CFO’s and business owners want feedback from their programmers, which is tough when often times the better programmers have spent their lives incubating skills that borrow from their ability to return phone calls. And costs for a web site are all over the place; from several hundred dollars for a simple revision to a hundreds of thousands of dollars for a site with vast databases, and volumes of functionality. So – when a project depends on a high level of accountability and communication, and all of them do, clients just want to know what is really happening behind the veil of code.
All consultants’ fees are based on a daily billing rate, which reflects the value they place on one day’s labor plus expected overhead expenses. These rates appear in fixed fees, monthly retainers, hourly billing or even by measuring a company’s performance. Either way, those fees must be justified with the quality of their work combined with effective communication and reporting.
The savior of the coding hero is to maintain good internal systems and to enjoy the ability to recognize weakness and to compensate for it by surrounding one’s self with colleagues of varying skills and personalities. This wisdom steers a client away from hiring one-man shops where “man-down” doesn’t mean the death of a project. Consistency comes when redundancies are as present as the front-line programmer.
At Whiteboard, we make a habit of communicating internally through continual education, participation in the open source community and a diligent internal peer review process. In doing so we encourage our staff to pay attention to the details. It also keeps us talking, keeping all parties informed. Upon request, our clients receive online access to reports that monitor the progress of each project, including time sheets.
We have cleaned up many messes created by one-man shops or companies who care little for the details. And while we are grateful for the opportunity to do so, we feel your pain and look forward to providing relief.
Hiring one or many consultants for a large block of hours is an expensive proposition. It is important to have a plan in place in order to make sure that you are getting the desired value out of the resource. With a team in place, these concerns are multiplied. One of the biggest leaks we experience in onsite consulting is in the planning department.
The devil is in the details. It’s extremely important to have all of the logins to all of the resources prepared well prior to the consultant arriving onsite. On several occasions we’ve arrived ready to work only to find that we don’t have accounts to join the domain, access the wiki, source control, file share, or any way to get into the issue management software. In a typical organization there are quite a few logins that would be required for a programmer to access. Rarely is the domain account the only thing the programmer would need. Note, the consultant should make you very aware of all the things they are missing as soon as they get onsite and remind you of them if they are not retrieved. A good consultant knows that their time is valuable and is concerned when they are not able to produce due to some barrier. These barriers should be removed as quickly and efficiently as possible when they are presented.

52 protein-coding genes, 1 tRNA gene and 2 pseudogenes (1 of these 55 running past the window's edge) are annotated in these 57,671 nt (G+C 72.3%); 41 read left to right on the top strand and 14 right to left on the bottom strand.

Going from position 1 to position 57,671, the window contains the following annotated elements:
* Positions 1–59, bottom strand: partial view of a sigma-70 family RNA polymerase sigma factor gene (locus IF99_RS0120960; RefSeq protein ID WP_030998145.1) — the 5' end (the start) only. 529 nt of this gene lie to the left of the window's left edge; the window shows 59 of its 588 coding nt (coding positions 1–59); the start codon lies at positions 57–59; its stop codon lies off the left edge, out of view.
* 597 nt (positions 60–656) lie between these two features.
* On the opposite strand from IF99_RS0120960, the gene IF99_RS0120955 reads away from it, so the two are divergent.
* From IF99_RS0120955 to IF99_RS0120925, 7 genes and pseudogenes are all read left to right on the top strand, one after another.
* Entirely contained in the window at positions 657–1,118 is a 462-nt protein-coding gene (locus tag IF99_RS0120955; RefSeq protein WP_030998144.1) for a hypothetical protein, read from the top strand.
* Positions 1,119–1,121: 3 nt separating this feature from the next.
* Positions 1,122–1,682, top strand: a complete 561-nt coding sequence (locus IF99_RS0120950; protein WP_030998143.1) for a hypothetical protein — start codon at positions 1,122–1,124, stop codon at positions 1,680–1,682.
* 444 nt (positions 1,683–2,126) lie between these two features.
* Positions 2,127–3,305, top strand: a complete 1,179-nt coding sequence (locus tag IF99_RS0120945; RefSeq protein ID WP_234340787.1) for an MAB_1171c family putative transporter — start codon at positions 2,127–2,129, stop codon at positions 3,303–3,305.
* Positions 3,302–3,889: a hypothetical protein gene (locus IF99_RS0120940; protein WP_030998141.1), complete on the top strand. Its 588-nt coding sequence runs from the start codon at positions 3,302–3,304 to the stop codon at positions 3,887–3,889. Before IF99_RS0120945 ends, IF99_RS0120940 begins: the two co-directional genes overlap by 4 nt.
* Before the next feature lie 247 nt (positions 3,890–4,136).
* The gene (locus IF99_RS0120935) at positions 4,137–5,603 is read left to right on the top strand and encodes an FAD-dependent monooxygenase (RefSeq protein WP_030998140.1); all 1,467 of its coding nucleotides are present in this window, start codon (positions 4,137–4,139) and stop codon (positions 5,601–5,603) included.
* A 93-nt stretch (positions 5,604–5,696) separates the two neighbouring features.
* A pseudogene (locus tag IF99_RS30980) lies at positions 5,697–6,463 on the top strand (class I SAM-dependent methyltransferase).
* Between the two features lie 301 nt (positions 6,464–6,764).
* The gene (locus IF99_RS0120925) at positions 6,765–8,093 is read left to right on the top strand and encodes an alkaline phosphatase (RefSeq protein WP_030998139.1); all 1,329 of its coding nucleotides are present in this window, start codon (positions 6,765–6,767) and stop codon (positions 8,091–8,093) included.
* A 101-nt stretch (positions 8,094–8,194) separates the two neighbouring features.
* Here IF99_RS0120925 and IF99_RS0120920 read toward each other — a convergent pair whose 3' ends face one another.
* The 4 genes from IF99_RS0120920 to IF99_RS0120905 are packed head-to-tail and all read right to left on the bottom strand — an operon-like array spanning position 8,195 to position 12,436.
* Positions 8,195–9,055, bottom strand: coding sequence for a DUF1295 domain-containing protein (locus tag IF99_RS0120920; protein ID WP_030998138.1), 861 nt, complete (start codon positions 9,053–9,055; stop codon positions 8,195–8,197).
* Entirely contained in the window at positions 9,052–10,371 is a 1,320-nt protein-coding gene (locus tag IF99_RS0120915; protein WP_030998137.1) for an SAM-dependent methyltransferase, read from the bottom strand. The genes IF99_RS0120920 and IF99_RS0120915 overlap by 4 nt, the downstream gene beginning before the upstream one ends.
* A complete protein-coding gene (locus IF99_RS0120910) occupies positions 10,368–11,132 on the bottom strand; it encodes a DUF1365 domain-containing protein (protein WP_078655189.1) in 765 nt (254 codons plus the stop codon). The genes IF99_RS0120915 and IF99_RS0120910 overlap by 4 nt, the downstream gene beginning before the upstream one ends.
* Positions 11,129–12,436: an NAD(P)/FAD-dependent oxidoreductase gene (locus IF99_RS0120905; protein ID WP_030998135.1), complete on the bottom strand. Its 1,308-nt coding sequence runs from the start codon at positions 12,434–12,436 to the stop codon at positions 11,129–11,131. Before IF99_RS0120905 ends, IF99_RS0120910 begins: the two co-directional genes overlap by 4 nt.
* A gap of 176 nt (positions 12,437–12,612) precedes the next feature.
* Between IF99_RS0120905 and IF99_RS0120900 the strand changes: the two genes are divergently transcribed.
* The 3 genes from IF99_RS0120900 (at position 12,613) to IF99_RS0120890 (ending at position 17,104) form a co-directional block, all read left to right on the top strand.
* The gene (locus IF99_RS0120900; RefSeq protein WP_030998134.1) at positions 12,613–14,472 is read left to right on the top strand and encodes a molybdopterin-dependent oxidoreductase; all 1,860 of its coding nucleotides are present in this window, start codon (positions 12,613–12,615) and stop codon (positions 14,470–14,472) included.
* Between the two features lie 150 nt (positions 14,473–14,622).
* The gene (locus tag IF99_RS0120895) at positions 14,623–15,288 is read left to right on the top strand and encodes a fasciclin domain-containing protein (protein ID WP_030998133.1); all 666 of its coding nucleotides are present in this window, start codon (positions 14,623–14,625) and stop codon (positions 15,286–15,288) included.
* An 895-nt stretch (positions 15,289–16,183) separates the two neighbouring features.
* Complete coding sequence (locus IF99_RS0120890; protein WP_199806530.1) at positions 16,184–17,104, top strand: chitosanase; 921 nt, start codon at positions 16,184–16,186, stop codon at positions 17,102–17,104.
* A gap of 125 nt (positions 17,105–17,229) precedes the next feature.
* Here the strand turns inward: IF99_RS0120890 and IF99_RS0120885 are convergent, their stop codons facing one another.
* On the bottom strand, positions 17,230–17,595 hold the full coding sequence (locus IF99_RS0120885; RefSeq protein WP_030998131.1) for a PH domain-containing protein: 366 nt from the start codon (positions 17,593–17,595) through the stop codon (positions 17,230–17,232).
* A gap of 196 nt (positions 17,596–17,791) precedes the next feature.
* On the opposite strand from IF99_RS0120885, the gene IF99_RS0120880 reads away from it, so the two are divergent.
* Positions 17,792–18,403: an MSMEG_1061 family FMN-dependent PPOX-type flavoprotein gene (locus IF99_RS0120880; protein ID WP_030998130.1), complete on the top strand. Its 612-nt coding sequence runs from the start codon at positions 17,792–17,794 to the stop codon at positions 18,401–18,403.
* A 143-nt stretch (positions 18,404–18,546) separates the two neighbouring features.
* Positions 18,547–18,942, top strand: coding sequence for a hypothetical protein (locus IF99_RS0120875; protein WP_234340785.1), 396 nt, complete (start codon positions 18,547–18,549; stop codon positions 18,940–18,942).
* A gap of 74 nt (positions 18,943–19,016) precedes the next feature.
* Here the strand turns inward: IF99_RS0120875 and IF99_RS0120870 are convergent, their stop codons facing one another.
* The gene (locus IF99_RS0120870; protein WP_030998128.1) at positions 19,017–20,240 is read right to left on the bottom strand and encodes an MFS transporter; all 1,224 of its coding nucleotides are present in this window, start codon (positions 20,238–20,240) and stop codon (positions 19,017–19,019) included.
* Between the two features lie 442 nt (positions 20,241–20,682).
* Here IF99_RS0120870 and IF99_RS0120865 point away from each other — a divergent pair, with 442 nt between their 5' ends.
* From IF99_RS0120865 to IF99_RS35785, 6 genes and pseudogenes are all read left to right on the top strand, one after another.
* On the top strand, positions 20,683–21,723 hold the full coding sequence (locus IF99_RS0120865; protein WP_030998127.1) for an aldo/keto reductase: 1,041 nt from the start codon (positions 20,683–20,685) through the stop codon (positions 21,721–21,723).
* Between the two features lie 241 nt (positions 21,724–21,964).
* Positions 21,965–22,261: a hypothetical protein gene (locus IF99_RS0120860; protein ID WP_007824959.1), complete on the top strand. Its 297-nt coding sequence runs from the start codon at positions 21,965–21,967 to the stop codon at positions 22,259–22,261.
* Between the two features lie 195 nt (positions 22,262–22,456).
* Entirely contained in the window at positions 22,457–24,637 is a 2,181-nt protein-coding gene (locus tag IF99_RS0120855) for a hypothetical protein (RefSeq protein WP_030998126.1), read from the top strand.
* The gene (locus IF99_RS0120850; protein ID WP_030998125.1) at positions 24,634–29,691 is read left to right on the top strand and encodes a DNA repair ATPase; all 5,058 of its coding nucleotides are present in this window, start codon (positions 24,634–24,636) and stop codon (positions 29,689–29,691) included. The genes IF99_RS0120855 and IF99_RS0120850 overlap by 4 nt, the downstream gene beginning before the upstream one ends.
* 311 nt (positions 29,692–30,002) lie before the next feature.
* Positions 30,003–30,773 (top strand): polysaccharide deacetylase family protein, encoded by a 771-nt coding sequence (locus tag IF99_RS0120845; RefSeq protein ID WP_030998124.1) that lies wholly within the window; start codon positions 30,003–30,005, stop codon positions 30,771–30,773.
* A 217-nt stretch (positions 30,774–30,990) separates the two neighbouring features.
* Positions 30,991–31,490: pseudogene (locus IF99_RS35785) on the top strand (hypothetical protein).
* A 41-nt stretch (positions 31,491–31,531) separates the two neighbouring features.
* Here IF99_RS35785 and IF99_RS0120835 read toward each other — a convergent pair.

A consultant should always have direction on more than one task. Tasks, by their nature, are completed. A good developer will constantly move on to the next one. If no additional tasks are provided and there is no contact available to provide another one then time and money will be exhausted. A good consultant will make an assumption and do something useful until direction can be given but ultimately efforts will be expended on items that are not the highest priority for the client. Even on large tasks the programmer may encounter a roadblock or a question that needs to be answered, so it’s always best to have something else lined up in that event.
Communication is one of the biggest leaks in any company. However, we all recognize that it is a very important thing. Large conference calls or redundant meetings can increase the total timeline and bloat the budget needed to accomplish a project. Whomever is acting as the project manager should be instructed to think of calls and meetings in terms of money instead of time. Add up the hourly rate of all the resources that you believe need to attend and then multiple that times the time scheduled for the meeting. Thinking in these terms will ensure that only those consulting resources who add enough value will be added to the invite and otherwise be free to make progress on their tasks. Scheduling a meeting for 15 minutes instead of thirty, or thirty minutes instead of an hour, can make a big difference in the bottom line. It’s important to stick to the agenda and if the call has more than 5 people then it should be high-level and roadblocks only. It’s the project managers responsibility to direct attention back to the agenda items when resources dip below 30 thousand feet.
Read more in the second part in our series regarding Consultant billing and the things you need to know.
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